1
$\begingroup$

In this paper, Galí and Gambetti calculate the fundamental value of asset price by using policy interest rate as a discount factor. I was wondering if the policy rate can be used in this kind of fashion in a dividend discount pricing model.

$\endgroup$

migrated from stats.stackexchange.com Aug 31 '18 at 17:37

This question came from our site for people interested in statistics, machine learning, data analysis, data mining, and data visualization.

1
$\begingroup$

From a quick look at the paper, I see that the main purpose of the paper is not single-stock valuation. If you are an analyst at an investment bank (for example) and you use as a discount rate for dividends a risk-free rate without attaching a risk premium, then you likely get fired immediately, as that would assume that a stock investment is risk free and deserves a risk free rate for discounting, which is terribly false. So, simplifying a little bit, you shall use a discount rate r which is built as the sum of two components:

  • one is the risk free rate which is usually proxied by the YTM paid annually by same-currency long-term bond like 10y or 20y provided that the selected maturity is liquid enough and there exists a proxy for a risk free in that currency (otherwise you have to draw a return from another currency, like the us 10y and convert it through PP Parity)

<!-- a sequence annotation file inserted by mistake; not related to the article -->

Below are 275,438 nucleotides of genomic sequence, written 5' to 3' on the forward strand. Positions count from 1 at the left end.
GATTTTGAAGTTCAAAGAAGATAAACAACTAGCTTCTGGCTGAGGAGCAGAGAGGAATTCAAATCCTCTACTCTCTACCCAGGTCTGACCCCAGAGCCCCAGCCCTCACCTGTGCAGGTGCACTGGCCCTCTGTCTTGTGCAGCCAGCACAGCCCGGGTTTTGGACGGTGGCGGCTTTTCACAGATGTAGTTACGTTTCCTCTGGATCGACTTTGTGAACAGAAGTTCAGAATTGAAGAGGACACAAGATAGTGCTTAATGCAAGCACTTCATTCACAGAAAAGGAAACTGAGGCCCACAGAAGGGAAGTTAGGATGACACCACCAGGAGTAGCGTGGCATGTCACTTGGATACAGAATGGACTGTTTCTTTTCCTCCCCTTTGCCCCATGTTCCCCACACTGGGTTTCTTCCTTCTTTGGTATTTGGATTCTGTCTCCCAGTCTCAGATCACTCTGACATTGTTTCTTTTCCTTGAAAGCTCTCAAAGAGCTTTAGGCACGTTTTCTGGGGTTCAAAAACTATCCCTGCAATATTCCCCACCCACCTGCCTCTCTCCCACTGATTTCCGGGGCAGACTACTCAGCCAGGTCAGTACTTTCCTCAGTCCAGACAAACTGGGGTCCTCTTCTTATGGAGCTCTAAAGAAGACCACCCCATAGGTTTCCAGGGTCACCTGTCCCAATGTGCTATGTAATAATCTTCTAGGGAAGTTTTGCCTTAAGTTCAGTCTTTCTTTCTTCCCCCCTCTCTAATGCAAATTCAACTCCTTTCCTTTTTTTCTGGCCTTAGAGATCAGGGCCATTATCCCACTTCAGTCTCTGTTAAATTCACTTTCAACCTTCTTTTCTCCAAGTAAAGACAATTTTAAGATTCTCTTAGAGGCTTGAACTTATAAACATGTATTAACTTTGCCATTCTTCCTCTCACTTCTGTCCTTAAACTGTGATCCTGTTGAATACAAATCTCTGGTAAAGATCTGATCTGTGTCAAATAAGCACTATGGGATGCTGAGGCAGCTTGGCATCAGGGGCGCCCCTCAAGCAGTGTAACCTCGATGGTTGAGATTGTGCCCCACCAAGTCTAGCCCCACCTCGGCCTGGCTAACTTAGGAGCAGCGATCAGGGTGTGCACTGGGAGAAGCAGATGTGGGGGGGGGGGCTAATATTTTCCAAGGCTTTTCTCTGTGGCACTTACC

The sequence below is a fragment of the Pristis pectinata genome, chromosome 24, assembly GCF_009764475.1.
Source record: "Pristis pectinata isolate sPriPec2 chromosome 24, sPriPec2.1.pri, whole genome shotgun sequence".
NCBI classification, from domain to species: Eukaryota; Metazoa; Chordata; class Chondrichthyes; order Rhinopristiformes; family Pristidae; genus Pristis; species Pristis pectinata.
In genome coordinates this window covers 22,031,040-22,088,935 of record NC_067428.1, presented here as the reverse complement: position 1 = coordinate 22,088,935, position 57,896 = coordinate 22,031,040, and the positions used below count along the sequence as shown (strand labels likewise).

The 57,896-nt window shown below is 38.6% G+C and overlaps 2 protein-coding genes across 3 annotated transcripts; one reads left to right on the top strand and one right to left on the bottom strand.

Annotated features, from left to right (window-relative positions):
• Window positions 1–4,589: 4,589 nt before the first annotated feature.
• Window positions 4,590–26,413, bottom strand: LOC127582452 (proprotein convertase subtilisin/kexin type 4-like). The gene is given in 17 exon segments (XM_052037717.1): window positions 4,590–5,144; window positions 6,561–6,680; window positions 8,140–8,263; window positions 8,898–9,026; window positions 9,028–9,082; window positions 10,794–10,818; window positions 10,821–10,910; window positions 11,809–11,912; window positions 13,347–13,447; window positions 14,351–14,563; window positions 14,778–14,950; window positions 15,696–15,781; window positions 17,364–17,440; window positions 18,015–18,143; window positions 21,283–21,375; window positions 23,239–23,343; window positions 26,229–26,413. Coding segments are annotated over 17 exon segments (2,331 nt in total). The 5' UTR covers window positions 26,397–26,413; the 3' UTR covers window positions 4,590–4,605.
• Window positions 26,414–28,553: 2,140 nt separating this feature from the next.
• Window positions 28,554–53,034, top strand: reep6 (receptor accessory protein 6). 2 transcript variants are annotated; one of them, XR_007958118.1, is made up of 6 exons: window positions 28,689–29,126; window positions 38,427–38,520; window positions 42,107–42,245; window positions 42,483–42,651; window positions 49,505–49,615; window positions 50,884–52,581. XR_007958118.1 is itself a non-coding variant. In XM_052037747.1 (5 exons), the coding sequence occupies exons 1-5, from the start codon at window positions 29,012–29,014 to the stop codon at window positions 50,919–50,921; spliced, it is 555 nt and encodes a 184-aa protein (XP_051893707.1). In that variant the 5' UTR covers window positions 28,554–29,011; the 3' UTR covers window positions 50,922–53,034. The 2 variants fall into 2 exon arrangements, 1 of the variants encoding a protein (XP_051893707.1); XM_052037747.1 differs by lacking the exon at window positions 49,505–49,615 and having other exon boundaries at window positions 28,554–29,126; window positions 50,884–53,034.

• one is the equity risk premium. In its simplest form the equity risk premium is estimated through CAPM model equation, so ERP= stock_beta *(market_index_return - risk_free), where (market_index_return - risk_free) is the historical average of market excess returns and stock_beta is the market beta of the stock estimated over the same period. Be careful that this is not the only way to estimate the risk premium, whole books are dedicated to it. It is just the simplest one. The risk premium estimate may vary a lot from stock to stock but, just to give you an idea of why it would be wrong to avoid counting it, the equity risk premium can add 10% to the risk-free resulting in a absolutely lower valuation, because this component of the model is what allows you to take into account the specific risk of the business of the company through its beta.

In the paper, it was likely that they only needed a discount rate to discount cash flows. Their intention was not to build a DDM.

$\endgroup$
  • $\begingroup$ I want to add that Galí and Gambetti (2015) have two parts of the paper, the theoretical part where they assume that the investor is risk neutral and the empirical part where they calculate the fundamental component. In the empirical part, they have no clear mention about the used discount rate. in this case, do you suggest that using policy interest rate as a proxy for risk neutrality is sufficient or I need to follow the suggested long term rates? $\endgroup$ – Nord1 Sep 1 '18 at 13:23

Your Answer

By clicking “Post Your Answer”, you agree to our terms of service, privacy policy and cookie policy

Not the answer you're looking for? Browse other questions tagged or ask your own question.